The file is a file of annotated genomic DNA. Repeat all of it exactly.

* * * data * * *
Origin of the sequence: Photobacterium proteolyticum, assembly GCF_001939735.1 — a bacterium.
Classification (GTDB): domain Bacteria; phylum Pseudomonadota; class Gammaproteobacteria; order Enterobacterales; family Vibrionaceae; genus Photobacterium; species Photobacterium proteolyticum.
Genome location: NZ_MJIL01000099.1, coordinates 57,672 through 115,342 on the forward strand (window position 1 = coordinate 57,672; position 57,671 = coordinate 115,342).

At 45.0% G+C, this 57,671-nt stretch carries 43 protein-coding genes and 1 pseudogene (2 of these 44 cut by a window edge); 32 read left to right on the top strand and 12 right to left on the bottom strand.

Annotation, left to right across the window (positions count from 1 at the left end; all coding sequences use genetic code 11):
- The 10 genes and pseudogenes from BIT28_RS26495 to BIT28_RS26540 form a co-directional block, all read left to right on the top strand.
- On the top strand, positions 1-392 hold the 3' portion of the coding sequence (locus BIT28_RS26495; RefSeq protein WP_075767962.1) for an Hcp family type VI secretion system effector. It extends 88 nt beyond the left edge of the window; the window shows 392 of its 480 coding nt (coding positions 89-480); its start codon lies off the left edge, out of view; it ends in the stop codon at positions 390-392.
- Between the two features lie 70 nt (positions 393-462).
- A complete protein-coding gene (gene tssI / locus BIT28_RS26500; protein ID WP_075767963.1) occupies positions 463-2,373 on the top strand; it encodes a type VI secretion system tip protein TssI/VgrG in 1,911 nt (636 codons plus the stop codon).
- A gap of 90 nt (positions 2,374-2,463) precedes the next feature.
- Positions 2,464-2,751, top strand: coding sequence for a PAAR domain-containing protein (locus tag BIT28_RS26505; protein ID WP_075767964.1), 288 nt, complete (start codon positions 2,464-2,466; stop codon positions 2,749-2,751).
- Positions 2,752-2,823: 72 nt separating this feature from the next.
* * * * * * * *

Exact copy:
Origin of the sequence: Photobacterium proteolyticum, assembly GCF_001939735.1 — a bacterium.
Classification (GTDB): domain Bacteria; phylum Pseudomonadota; class Gammaproteobacteria; order Enterobacterales; family Vibrionaceae; genus Photobacterium; species Photobacterium proteolyticum.
Genome location: NZ_MJIL01000099.1, coordinates 57,672 through 115,342 on the forward strand (window position 1 = coordinate 57,672; position 57,671 = coordinate 115,342).

At 45.0% G+C, this 57,671-nt stretch carries 43 protein-coding genes and 1 pseudogene (2 of these 44 cut by a window edge); 32 read left to right on the top strand and 12 right to left on the bottom strand.

Annotation, left to right across the window (positions count from 1 at the left end; all coding sequences use genetic code 11):
- The 10 genes and pseudogenes from BIT28_RS26495 to BIT28_RS26540 form a co-directional block, all read left to right on the top strand.
- On the top strand, positions 1-392 hold the 3' portion of the coding sequence (locus BIT28_RS26495; RefSeq protein WP_075767962.1) for an Hcp family type VI secretion system effector. It extends 88 nt beyond the left edge of the window; the window shows 392 of its 480 coding nt (coding positions 89-480); its start codon lies off the left edge, out of view; it ends in the stop codon at positions 390-392.
- Between the two features lie 70 nt (positions 393-462).
- A complete protein-coding gene (gene tssI / locus BIT28_RS26500; protein ID WP_075767963.1) occupies positions 463-2,373 on the top strand; it encodes a type VI secretion system tip protein TssI/VgrG in 1,911 nt (636 codons plus the stop codon).
- A gap of 90 nt (positions 2,374-2,463) precedes the next feature.
- Positions 2,464-2,751, top strand: coding sequence for a PAAR domain-containing protein (locus tag BIT28_RS26505; protein ID WP_075767964.1), 288 nt, complete (start codon positions 2,464-2,466; stop codon positions 2,749-2,751).
- Positions 2,752-2,823: 72 nt separating this feature from the next.